Body Dysmorphic Disorder

New York, NY (August 29, 2000)

What is body dysmorphic disorder (BDD)?

BDD, previously known as dysmorphophobia, is a psychiatric disorder characterized by an uncontrollable preoccupation with an imagined or slight defect in appearance. If a slight physical anomaly is present, the person's concern is markedly excessive, and the preoccupation causes significant distress or impairment in social, occupational, or other important areas of functioning. Although there is a growing awareness of this disorder, BDD appears to be underdiagnosed and may be more common than previously believed.

What are some characteristics of BDD?

Individuals with BDD are obsessed with the idea that they look deformed and spend hours each day thinking about it. (The mean time is 3 to 8 hours each day.) They also exhibit compulsive repetitive behaviors such as camouflaging the area of concern (e.g. always wearing hats, multiple layers of clothing, or excessive amounts of makeup); comparing themselves with others; checking their appearance in the mirror; questioning others about their appearance and seeking reassurance. Individuals may go through these behaviors 20, 50, or 100 times per day.

Feelings of low self-esteem, shame, and fear of rejection are common, and current data report that more than half of those with BDD also have major depression. Insight is variable-- ranging from good to absent--and may change at different periods of time.

What are the most common areas of preoccupation?

The skin (complaints of blemishes, scarring, redness...), hair (thinning, uneven, too curly, too straight...), and nose (too large, too small, too long, too short...). However, any area of the body can be the focus, and most persons with BDD have concerns about more than one area.

How does BDD affect one's day-to-day life?

BDD is a distressing and disabling disease. Much time and energy is spent on scrutinizing and hiding "flaws." Most individuals have some degree of social, as well as occupational and academic impairment. Although some individuals appear to be functioning well, they may not be realizing their full potential. Others may be housebound and suicidal. In some cases, severe bodily harm can occur; patients may want to remove a mark on their face and will scrape their skin to the depth of major blood vessels, which requires emergency treatment. Others may try to perform their own surgery.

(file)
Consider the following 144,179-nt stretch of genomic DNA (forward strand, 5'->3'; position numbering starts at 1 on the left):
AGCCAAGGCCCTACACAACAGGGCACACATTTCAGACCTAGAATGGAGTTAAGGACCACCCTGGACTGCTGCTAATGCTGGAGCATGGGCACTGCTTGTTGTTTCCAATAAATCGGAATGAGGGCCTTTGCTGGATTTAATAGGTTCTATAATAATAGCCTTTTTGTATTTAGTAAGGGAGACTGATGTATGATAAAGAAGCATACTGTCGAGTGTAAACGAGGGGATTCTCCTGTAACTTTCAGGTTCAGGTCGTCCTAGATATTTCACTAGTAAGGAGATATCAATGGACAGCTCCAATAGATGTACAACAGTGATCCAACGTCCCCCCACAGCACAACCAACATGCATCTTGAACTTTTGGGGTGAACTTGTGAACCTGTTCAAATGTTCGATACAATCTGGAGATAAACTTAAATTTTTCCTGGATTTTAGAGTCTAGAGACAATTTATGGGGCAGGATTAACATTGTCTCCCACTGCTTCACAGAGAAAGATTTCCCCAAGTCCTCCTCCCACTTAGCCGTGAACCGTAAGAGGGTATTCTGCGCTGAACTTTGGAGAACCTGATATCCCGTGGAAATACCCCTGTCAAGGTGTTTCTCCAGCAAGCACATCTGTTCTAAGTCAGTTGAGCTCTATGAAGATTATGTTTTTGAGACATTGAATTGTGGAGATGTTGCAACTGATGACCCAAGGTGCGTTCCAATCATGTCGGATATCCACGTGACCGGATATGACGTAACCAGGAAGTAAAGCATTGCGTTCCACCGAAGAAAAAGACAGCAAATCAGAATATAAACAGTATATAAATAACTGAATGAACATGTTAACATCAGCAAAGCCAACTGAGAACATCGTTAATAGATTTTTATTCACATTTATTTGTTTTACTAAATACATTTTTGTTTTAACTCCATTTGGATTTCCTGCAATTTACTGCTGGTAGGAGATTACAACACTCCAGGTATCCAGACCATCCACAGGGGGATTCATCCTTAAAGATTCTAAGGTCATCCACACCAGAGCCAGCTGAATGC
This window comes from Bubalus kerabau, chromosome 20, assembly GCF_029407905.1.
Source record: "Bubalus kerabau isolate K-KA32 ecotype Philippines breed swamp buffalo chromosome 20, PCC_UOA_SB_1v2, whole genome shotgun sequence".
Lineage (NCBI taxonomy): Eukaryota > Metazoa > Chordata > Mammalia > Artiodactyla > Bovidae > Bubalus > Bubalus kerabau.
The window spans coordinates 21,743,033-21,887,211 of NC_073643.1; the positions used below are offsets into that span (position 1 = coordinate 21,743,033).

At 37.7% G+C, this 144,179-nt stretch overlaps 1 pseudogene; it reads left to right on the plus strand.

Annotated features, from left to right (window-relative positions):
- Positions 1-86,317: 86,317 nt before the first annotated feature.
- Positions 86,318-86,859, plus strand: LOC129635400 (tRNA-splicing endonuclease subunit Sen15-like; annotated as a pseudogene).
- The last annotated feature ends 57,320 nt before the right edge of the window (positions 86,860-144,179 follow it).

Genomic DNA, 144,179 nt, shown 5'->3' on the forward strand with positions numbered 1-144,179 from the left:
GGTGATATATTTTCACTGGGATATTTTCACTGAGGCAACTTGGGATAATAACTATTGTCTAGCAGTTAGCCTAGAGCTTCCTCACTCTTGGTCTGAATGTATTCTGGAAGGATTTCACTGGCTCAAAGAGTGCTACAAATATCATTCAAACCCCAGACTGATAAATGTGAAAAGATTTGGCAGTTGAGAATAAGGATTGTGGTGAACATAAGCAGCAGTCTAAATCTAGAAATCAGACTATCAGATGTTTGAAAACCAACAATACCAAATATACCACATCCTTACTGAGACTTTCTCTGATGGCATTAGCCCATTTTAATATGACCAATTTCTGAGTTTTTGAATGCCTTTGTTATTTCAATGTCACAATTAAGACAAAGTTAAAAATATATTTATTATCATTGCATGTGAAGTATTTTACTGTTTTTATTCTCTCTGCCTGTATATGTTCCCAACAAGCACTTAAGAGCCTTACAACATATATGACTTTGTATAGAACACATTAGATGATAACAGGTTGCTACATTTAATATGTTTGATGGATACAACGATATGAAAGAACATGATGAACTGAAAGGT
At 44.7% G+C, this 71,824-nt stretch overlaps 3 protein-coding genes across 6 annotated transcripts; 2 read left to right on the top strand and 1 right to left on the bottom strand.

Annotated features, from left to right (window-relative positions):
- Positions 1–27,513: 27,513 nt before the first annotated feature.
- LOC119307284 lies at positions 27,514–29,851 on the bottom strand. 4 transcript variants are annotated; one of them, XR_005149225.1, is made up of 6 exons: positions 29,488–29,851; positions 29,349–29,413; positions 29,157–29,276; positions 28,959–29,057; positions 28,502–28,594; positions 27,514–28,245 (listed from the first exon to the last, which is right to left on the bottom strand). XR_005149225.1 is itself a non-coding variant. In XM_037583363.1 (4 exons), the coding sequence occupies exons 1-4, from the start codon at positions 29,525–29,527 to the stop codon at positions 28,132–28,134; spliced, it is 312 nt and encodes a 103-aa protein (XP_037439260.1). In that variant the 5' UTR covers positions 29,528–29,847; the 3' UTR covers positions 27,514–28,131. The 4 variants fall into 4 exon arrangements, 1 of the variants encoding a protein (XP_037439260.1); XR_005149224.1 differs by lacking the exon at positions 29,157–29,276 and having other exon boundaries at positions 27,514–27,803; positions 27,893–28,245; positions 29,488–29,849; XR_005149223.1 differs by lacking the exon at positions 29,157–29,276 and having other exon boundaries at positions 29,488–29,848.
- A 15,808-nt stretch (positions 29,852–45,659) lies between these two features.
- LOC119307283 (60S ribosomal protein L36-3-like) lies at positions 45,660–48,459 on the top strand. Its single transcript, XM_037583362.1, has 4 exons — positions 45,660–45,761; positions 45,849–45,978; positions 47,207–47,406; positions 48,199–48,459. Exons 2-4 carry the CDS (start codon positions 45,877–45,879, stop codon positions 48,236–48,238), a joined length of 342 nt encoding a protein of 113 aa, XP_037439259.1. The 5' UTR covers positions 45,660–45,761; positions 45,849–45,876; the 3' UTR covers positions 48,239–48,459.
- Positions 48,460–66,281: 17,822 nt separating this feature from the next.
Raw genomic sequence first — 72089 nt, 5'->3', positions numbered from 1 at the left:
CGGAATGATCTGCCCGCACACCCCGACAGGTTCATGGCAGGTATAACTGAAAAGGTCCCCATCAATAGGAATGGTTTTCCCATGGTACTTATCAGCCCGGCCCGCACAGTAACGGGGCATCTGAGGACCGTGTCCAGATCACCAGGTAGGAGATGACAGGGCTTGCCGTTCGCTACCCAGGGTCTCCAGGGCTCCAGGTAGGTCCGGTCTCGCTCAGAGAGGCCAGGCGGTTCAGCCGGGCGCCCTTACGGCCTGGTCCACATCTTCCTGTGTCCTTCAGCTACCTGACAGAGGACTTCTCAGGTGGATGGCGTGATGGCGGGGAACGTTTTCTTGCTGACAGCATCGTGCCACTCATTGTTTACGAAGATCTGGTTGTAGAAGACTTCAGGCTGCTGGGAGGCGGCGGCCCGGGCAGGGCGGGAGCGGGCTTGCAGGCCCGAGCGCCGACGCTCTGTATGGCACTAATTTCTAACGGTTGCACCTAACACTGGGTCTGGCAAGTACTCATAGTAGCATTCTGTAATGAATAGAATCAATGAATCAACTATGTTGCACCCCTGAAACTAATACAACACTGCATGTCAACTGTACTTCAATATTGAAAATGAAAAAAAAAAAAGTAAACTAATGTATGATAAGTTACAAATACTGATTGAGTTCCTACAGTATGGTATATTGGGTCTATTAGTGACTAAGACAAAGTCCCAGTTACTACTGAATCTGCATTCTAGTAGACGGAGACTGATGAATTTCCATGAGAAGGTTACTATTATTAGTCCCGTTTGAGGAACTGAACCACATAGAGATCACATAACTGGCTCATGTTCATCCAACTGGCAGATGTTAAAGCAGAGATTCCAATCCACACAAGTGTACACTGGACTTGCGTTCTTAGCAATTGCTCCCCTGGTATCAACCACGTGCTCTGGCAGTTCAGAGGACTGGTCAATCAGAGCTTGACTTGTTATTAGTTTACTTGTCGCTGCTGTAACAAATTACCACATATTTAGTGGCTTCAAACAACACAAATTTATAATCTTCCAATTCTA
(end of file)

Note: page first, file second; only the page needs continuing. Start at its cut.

Are patients with BDD good candidates for aesthetic plastic surgery?

Many individuals with BDD will seek nonpsychiatric treatment, and plastic surgeons may be consulted. Although prospective studies are limited, it appears that most patients with BDD are dissatisfied with their result if surgery is performed. Distress about their appearance may actually increase or preoccupation with another area of the body may occur. Multiple procedures with multiple doctors may be sought in a search for a solution to a physical complaint, which is psychiatric in origin.

How is BDD diagnosed?

Diagnosis is challenging because patients are embarrassed or shameful and often try to hide their symptoms. Additionally, many patients who seek treatment for minimal physical imperfections do not have BDD and, in fact, may be excellent candidates for cosmetic surgery. As with all prospective patients, plastic surgeons conduct a thorough interview to determine if aesthetic plastic surgery is appropriate for that individual. General discussion includes the patient's motivation for surgery as well as expectations, which should be realistic.

Plastic surgeons can be alerted to the possibility of an underlying psychiatric disorder by the following: body image distortions that are not reality based; impaired work or social functioning due to the physical complaint; a long history of multiple procedures to correct the slight defect; general signs of depression or anxiety; the coexistence of social phobia or obsessive-compulsive disorder (OCD). Direct questioning regarding the characteristic behaviors (i.e. skin picking, mirror checking, camouflaging, etc.) may be necessary. If BDD is suspected, plastic surgeons may require that patients undergo psychiatric evaluation before pursuing a surgical solution to their problem. Ultimately, the surgeon will use his or her best judgment, perhaps in consultation with a mental health professional, to determine whether or not a particular patient can reasonably be expected to benefit from cosmetic surgery.

What treatments are available?

Those who have BDD often respond to psychiatric treatment and should speak to their primary doctor or a psychiatrist for treatment options. Success has been reported with cognitive behavior therapy and a class of medications called selective serotonin reuptake inhibitors (SSRIs), such as Prozac, Paxil, and Zoloft. However, controlled clinical studies are necessary to more clearly define the best treatment approaches for this disorder.


The American Society for Aesthetic Plastic Surgery (ASAPS), is recognized as the world's leading organization devoted entirely to aesthetic plastic surgery and cosmetic medicine of the face and body. ASAPS is comprised of over 2,600 Plastic Surgeons; Active Members are certified by the American Board of Plastic Surgery (USA) or by the Royal College of Physicians and Surgeons of Canada and have extensive training in the complete spectrum of surgical and nonsurgical aesthetic procedures. International Active Members are certified by equivalent boards of their respective countries. All members worldwide adhere to a strict Code of Ethics and must meet stringent membership requirements.


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